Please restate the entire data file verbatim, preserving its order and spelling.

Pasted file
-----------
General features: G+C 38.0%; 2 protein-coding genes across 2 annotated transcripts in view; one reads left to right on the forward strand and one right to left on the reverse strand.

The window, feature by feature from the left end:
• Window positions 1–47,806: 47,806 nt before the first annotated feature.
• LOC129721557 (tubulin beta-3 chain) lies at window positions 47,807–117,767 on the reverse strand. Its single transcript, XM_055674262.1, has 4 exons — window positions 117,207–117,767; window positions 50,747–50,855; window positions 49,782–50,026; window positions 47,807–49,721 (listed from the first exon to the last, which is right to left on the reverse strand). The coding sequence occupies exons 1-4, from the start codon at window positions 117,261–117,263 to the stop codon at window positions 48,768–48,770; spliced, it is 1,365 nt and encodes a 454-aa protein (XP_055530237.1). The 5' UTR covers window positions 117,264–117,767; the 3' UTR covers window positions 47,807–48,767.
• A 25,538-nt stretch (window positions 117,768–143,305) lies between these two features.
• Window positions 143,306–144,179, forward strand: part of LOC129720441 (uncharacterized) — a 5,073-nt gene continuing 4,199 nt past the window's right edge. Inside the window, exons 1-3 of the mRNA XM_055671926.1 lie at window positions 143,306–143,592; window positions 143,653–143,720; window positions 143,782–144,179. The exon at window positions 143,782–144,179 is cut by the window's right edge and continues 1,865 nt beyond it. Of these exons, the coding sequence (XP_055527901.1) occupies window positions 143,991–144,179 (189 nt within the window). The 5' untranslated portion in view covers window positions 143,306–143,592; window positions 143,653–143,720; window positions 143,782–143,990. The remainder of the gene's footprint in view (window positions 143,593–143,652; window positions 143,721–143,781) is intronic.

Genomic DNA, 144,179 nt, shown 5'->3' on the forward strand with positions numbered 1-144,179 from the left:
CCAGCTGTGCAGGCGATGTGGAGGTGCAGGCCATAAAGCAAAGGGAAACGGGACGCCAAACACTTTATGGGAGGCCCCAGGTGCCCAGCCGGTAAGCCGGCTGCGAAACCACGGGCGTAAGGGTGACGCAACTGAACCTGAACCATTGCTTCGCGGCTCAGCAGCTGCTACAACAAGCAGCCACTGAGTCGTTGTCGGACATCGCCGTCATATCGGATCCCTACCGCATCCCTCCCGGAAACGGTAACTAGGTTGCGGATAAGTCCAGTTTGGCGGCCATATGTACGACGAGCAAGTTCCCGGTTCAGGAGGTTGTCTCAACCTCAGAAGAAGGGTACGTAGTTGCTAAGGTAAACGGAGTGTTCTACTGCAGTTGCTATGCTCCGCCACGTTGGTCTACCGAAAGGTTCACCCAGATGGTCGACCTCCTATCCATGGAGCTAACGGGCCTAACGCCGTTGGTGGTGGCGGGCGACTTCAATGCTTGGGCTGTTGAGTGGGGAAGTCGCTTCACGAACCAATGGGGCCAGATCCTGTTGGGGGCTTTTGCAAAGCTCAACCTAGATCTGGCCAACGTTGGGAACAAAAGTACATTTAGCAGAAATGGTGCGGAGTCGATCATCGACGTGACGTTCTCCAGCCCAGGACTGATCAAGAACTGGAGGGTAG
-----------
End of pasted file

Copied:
General features: G+C 38.0%; 2 protein-coding genes across 2 annotated transcripts in view; one reads left to right on the forward strand and one right to left on the reverse strand.

The window, feature by feature from the left end:
• Window positions 1–47,806: 47,806 nt before the first annotated feature.
• LOC129721557 (tubulin beta-3 chain) lies at window positions 47,807–117,767 on the reverse strand. Its single transcript, XM_055674262.1, has 4 exons — window positions 117,207–117,767; window positions 50,747–50,855; window positions 49,782–50,026; window positions 47,807–49,721 (listed from the first exon to the last, which is right to left on the reverse strand). The coding sequence occupies exons 1-4, from the start codon at window positions 117,261–117,263 to the stop codon at window positions 48,768–48,770; spliced, it is 1,365 nt and encodes a 454-aa protein (XP_055530237.1). The 5' UTR covers window positions 117,264–117,767; the 3' UTR covers window positions 47,807–48,767.
• A 25,538-nt stretch (window positions 117,768–143,305) lies between these two features.
• Window positions 143,306–144,179, forward strand: part of LOC129720441 (uncharacterized) — a 5,073-nt gene continuing 4,199 nt past the window's right edge. Inside the window, exons 1-3 of the mRNA XM_055671926.1 lie at window positions 143,306–143,592; window positions 143,653–143,720; window positions 143,782–144,179. The exon at window positions 143,782–144,179 is cut by the window's right edge and continues 1,865 nt beyond it. Of these exons, the coding sequence (XP_055527901.1) occupies window positions 143,991–144,179 (189 nt within the window). The 5' untranslated portion in view covers window positions 143,306–143,592; window positions 143,653–143,720; window positions 143,782–143,990. The remainder of the gene's footprint in view (window positions 143,593–143,652; window positions 143,721–143,781) is intronic.

Genomic DNA, 144,179 nt, shown 5'->3' on the forward strand with positions numbered 1-144,179 from the left:
CCAGCTGTGCAGGCGATGTGGAGGTGCAGGCCATAAAGCAAAGGGAAACGGGACGCCAAACACTTTATGGGAGGCCCCAGGTGCCCAGCCGGTAAGCCGGCTGCGAAACCACGGGCGTAAGGGTGACGCAACTGAACCTGAACCATTGCTTCGCGGCTCAGCAGCTGCTACAACAAGCAGCCACTGAGTCGTTGTCGGACATCGCCGTCATATCGGATCCCTACCGCATCCCTCCCGGAAACGGTAACTAGGTTGCGGATAAGTCCAGTTTGGCGGCCATATGTACGACGAGCAAGTTCCCGGTTCAGGAGGTTGTCTCAACCTCAGAAGAAGGGTACGTAGTTGCTAAGGTAAACGGAGTGTTCTACTGCAGTTGCTATGCTCCGCCACGTTGGTCTACCGAAAGGTTCACCCAGATGGTCGACCTCCTATCCATGGAGCTAACGGGCCTAACGCCGTTGGTGGTGGCGGGCGACTTCAATGCTTGGGCTGTTGAGTGGGGAAGTCGCTTCACGAACCAATGGGGCCAGATCCTGTTGGGGGCTTTTGCAAAGCTCAACCTAGATCTGGCCAACGTTGGGAACAAAAGTACATTTAGCAGAAATGGTGCGGAGTCGATCATCGACGTGACGTTCTCCAGCCCAGGACTGATCAAGAACTGGAGGGTAG